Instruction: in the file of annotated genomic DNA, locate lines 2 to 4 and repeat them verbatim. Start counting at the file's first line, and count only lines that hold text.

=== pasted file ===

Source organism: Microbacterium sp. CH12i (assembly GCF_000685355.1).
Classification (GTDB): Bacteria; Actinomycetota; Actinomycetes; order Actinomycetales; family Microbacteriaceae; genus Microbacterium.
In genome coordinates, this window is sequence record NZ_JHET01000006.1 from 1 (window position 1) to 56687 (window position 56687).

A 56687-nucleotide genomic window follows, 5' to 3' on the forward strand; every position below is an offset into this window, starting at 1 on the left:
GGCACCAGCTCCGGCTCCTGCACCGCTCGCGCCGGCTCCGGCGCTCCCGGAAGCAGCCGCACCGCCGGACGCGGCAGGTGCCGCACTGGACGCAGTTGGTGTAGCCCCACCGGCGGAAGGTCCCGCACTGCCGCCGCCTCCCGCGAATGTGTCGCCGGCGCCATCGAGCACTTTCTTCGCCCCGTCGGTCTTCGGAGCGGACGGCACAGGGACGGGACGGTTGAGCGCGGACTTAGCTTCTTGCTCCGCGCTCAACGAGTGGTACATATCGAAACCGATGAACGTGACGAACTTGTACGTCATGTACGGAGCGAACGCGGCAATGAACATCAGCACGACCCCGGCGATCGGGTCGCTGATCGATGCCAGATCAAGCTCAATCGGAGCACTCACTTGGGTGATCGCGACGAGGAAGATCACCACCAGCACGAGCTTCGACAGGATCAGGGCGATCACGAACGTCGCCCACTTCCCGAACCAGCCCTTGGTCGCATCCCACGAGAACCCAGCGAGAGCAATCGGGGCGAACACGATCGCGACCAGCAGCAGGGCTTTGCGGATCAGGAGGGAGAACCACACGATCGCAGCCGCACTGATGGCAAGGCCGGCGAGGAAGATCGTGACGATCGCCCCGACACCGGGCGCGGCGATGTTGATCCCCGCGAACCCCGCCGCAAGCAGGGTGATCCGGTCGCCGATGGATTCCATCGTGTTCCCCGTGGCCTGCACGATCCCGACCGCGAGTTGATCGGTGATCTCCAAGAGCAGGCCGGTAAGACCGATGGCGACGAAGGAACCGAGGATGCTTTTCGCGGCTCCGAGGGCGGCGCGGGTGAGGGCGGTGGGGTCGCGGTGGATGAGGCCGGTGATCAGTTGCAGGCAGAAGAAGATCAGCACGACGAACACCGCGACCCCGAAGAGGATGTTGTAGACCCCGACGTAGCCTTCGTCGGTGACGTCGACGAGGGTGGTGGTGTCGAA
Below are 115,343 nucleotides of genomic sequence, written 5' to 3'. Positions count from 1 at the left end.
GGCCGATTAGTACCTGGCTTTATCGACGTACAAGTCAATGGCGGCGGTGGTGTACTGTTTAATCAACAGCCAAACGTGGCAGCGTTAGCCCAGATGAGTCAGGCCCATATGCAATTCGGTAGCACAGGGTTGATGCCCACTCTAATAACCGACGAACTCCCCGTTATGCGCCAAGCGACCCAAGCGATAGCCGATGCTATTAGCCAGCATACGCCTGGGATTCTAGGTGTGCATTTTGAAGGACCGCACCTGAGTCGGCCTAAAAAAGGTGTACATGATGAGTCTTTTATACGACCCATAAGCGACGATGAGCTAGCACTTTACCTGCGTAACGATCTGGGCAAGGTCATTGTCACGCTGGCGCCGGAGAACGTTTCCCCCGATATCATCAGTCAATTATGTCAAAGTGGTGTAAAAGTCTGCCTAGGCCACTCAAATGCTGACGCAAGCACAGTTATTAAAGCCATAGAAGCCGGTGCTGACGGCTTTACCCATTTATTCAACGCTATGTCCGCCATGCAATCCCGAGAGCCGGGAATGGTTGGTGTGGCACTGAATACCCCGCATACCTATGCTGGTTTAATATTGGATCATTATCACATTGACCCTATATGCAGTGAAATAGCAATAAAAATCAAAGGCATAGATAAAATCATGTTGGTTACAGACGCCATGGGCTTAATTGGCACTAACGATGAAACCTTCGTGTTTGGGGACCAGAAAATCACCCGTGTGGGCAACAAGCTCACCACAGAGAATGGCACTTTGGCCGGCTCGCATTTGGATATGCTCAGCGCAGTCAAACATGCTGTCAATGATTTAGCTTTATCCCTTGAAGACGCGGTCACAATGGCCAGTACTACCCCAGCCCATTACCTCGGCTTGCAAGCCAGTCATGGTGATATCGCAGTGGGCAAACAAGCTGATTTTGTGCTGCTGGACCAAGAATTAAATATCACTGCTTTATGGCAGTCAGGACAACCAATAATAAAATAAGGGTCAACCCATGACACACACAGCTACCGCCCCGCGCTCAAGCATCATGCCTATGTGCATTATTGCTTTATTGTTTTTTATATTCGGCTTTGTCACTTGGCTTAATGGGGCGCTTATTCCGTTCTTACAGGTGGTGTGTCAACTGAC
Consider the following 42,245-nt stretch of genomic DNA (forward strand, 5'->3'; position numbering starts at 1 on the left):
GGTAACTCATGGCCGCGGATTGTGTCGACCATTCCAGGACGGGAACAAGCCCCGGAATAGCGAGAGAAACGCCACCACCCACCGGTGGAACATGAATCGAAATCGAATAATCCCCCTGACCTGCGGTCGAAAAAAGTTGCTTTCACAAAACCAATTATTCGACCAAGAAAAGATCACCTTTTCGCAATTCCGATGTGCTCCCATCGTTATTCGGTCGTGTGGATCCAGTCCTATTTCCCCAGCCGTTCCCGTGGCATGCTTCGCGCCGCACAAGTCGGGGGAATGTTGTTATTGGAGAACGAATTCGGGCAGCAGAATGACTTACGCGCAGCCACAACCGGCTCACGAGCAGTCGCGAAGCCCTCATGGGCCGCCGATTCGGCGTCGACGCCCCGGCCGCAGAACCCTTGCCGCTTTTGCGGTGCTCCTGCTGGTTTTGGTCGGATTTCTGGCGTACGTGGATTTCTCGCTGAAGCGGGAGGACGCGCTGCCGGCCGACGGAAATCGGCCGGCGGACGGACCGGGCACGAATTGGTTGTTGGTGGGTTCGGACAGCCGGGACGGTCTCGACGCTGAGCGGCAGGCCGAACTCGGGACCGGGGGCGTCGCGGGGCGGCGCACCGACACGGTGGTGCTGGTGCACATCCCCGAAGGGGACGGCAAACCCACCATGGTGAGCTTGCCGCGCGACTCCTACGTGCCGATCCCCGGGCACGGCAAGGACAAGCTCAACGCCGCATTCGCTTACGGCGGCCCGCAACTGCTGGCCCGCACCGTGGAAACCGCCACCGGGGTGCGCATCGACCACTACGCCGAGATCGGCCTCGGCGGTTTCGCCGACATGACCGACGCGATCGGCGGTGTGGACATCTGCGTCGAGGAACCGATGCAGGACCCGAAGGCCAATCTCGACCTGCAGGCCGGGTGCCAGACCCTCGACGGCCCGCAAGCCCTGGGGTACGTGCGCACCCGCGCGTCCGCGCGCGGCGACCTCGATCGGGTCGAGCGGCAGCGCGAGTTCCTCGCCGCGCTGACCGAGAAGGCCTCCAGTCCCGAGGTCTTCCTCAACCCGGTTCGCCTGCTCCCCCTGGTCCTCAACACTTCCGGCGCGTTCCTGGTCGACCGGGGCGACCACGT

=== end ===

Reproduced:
Classification (GTDB): Bacteria; Actinomycetota; Actinomycetes; order Actinomycetales; family Microbacteriaceae; genus Microbacterium.
In genome coordinates, this window is sequence record NZ_JHET01000006.1 from 1 (window position 1) to 56687 (window position 56687).

A 56687-nucleotide genomic window follows, 5' to 3' on the forward strand; every position below is an offset into this window, starting at 1 on the left: